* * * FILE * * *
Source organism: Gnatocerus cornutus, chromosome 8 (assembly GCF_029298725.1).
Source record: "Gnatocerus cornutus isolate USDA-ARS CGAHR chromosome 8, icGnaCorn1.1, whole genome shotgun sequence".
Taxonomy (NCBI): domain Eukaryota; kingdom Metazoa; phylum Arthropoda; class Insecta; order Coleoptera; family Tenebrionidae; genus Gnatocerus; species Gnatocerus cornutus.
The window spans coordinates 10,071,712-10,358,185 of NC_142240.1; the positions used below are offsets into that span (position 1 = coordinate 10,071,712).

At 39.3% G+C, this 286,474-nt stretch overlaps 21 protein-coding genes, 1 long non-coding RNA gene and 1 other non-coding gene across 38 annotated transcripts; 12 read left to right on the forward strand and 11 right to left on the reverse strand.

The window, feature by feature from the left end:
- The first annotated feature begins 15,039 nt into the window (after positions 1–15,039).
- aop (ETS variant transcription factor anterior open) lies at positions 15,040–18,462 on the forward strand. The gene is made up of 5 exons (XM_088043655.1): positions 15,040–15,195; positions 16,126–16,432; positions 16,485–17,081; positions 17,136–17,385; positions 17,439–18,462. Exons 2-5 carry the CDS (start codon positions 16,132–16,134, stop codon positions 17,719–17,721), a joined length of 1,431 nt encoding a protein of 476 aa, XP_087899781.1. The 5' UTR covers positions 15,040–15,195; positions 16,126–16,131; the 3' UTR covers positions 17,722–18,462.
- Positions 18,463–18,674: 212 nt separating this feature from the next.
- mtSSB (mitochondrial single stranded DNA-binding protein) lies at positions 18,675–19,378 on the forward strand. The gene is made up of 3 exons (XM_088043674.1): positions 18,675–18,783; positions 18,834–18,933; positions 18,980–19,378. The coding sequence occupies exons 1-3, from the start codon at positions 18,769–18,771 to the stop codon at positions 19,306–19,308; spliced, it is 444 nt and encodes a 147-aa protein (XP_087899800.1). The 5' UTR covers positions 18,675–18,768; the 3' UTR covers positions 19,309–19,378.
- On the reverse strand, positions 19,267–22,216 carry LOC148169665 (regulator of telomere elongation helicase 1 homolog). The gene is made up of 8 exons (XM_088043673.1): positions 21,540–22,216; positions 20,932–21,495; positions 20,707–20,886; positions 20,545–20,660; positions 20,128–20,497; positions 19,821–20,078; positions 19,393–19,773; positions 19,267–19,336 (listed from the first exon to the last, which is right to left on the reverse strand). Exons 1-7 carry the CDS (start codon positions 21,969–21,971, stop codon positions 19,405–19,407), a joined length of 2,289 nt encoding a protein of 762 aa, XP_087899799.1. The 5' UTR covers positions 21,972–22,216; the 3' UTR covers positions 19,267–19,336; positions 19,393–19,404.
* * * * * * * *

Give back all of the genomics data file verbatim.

Source organism: Gnatocerus cornutus, chromosome 8 (assembly GCF_029298725.1).
Source record: "Gnatocerus cornutus isolate USDA-ARS CGAHR chromosome 8, icGnaCorn1.1, whole genome shotgun sequence".
Taxonomy (NCBI): domain Eukaryota; kingdom Metazoa; phylum Arthropoda; class Insecta; order Coleoptera; family Tenebrionidae; genus Gnatocerus; species Gnatocerus cornutus.
The window spans coordinates 10,071,712-10,358,185 of NC_142240.1; the positions used below are offsets into that span (position 1 = coordinate 10,071,712).

At 39.3% G+C, this 286,474-nt stretch overlaps 21 protein-coding genes, 1 long non-coding RNA gene and 1 other non-coding gene across 38 annotated transcripts; 12 read left to right on the forward strand and 11 right to left on the reverse strand.

The window, feature by feature from the left end:
- The first annotated feature begins 15,039 nt into the window (after positions 1–15,039).
- aop (ETS variant transcription factor anterior open) lies at positions 15,040–18,462 on the forward strand. The gene is made up of 5 exons (XM_088043655.1): positions 15,040–15,195; positions 16,126–16,432; positions 16,485–17,081; positions 17,136–17,385; positions 17,439–18,462. Exons 2-5 carry the CDS (start codon positions 16,132–16,134, stop codon positions 17,719–17,721), a joined length of 1,431 nt encoding a protein of 476 aa, XP_087899781.1. The 5' UTR covers positions 15,040–15,195; positions 16,126–16,131; the 3' UTR covers positions 17,722–18,462.
- Positions 18,463–18,674: 212 nt separating this feature from the next.
- mtSSB (mitochondrial single stranded DNA-binding protein) lies at positions 18,675–19,378 on the forward strand. The gene is made up of 3 exons (XM_088043674.1): positions 18,675–18,783; positions 18,834–18,933; positions 18,980–19,378. The coding sequence occupies exons 1-3, from the start codon at positions 18,769–18,771 to the stop codon at positions 19,306–19,308; spliced, it is 444 nt and encodes a 147-aa protein (XP_087899800.1). The 5' UTR covers positions 18,675–18,768; the 3' UTR covers positions 19,309–19,378.
- On the reverse strand, positions 19,267–22,216 carry LOC148169665 (regulator of telomere elongation helicase 1 homolog). The gene is made up of 8 exons (XM_088043673.1): positions 21,540–22,216; positions 20,932–21,495; positions 20,707–20,886; positions 20,545–20,660; positions 20,128–20,497; positions 19,821–20,078; positions 19,393–19,773; positions 19,267–19,336 (listed from the first exon to the last, which is right to left on the reverse strand). Exons 1-7 carry the CDS (start codon positions 21,969–21,971, stop codon positions 19,405–19,407), a joined length of 2,289 nt encoding a protein of 762 aa, XP_087899799.1. The 5' UTR covers positions 21,972–22,216; the 3' UTR covers positions 19,267–19,336; positions 19,393–19,404.